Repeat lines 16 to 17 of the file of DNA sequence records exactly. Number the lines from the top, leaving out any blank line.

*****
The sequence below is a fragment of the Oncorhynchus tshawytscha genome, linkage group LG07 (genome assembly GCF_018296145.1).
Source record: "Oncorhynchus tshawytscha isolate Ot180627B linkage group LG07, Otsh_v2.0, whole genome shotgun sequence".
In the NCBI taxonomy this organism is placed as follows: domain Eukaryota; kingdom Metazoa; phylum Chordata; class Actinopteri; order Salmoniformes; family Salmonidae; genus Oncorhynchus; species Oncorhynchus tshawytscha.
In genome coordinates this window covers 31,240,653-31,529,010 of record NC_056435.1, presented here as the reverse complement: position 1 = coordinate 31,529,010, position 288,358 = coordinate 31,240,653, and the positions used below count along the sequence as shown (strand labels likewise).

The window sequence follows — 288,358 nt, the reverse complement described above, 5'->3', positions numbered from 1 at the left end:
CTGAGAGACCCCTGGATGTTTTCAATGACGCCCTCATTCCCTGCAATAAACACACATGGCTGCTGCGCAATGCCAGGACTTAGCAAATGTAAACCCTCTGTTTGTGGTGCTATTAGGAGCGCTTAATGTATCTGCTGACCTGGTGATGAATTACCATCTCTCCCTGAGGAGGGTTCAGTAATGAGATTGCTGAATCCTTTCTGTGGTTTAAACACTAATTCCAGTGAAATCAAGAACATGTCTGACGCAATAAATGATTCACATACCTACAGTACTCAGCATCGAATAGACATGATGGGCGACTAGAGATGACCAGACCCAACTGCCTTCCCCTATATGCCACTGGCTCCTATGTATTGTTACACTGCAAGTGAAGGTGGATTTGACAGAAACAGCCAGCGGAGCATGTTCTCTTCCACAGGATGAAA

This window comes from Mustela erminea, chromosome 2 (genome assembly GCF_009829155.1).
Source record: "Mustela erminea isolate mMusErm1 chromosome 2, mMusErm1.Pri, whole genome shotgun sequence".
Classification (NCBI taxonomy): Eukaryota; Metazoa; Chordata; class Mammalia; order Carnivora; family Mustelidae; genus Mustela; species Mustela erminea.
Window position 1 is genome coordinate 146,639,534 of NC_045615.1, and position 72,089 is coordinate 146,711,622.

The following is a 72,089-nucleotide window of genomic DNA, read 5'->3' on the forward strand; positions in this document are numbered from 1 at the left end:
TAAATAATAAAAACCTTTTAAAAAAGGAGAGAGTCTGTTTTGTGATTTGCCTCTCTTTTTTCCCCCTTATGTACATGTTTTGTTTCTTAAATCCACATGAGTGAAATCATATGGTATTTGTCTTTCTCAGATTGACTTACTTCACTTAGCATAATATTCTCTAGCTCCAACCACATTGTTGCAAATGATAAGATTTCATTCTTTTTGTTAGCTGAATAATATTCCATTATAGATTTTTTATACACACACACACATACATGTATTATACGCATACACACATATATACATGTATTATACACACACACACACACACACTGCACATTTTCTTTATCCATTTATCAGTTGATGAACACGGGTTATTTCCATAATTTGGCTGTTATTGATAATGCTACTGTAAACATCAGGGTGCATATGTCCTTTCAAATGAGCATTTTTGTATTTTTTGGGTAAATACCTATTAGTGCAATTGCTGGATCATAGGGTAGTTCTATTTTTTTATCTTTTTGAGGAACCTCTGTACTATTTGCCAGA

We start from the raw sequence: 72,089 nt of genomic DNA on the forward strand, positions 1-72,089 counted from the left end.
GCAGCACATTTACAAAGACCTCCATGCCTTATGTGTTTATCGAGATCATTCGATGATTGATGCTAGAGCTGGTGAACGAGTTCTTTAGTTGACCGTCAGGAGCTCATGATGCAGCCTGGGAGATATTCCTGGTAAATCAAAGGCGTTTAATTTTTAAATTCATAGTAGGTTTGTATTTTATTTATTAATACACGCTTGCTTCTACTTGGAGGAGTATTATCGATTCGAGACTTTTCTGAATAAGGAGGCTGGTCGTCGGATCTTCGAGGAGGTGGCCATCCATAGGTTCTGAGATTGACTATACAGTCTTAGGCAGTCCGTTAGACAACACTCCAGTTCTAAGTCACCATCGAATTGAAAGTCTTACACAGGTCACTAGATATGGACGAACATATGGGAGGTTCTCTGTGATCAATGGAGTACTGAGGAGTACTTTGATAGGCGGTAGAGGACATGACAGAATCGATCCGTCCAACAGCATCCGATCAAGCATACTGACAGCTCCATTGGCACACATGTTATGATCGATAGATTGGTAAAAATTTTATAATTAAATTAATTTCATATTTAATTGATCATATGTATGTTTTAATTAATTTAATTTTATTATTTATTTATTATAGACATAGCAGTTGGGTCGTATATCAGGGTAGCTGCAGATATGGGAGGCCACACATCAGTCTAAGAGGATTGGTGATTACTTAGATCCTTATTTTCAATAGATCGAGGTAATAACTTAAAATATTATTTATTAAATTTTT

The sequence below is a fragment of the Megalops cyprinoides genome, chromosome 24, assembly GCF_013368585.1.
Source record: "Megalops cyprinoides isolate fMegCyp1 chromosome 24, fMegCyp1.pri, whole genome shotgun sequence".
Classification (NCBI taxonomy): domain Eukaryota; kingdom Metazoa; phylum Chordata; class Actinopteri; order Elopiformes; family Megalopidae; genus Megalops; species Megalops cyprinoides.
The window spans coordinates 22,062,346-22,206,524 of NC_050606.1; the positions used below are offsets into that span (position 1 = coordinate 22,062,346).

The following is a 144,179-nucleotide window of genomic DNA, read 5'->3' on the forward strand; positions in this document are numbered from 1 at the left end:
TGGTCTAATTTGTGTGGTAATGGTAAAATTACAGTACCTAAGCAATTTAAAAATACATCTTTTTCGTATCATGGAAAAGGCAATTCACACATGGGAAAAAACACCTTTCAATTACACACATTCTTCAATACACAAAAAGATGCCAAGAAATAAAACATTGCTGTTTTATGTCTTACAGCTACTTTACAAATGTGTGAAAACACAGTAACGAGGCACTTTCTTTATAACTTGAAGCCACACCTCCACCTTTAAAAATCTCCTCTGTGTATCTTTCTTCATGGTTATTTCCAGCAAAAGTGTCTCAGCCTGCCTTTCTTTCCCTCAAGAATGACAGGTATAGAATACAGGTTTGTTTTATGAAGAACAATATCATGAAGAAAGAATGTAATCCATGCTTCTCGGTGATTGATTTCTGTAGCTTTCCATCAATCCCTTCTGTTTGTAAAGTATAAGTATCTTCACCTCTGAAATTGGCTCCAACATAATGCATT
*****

Source record: "Megalops cyprinoides isolate fMegCyp1 chromosome 24, fMegCyp1.pri, whole genome shotgun sequence".
Classification (NCBI taxonomy): domain Eukaryota; kingdom Metazoa; phylum Chordata; class Actinopteri; order Elopiformes; family Megalopidae; genus Megalops; species Megalops cyprinoides.